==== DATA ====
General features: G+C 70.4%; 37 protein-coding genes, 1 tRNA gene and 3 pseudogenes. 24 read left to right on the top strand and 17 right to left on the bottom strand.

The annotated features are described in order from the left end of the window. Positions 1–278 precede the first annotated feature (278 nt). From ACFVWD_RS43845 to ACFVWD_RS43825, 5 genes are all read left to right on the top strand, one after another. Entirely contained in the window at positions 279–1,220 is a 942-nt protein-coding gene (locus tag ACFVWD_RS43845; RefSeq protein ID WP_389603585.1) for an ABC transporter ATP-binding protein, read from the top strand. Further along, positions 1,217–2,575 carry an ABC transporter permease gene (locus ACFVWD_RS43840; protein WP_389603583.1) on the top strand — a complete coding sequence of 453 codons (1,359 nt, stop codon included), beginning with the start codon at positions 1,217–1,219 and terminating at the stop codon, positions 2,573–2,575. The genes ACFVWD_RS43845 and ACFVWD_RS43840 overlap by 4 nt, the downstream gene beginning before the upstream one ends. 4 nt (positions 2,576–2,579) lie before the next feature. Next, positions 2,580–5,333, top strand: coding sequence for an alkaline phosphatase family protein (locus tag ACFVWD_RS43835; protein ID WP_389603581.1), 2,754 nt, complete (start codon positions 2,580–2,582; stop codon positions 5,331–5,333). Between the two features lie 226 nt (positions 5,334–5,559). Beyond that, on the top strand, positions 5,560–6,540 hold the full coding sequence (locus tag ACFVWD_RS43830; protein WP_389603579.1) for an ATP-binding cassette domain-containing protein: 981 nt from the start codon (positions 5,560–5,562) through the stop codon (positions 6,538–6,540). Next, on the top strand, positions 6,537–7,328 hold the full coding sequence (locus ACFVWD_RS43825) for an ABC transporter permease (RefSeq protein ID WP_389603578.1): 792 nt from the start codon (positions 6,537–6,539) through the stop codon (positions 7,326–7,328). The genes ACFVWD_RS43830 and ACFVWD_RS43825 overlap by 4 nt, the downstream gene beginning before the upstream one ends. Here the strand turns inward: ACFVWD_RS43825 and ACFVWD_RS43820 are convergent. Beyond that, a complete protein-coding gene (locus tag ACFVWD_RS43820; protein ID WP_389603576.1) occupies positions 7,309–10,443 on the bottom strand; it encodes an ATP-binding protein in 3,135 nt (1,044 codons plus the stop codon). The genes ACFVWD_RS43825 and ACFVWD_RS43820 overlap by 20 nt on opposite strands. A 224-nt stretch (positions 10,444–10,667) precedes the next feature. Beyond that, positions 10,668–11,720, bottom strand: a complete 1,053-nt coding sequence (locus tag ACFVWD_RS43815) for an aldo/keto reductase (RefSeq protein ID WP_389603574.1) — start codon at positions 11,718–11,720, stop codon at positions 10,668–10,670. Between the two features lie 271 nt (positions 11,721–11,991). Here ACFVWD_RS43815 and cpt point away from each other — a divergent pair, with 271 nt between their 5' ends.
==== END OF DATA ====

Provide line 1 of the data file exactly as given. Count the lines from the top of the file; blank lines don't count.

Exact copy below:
General features: G+C 70.4%; 37 protein-coding genes, 1 tRNA gene and 3 pseudogenes. 24 read left to right on the top strand and 17 right to left on the bottom strand.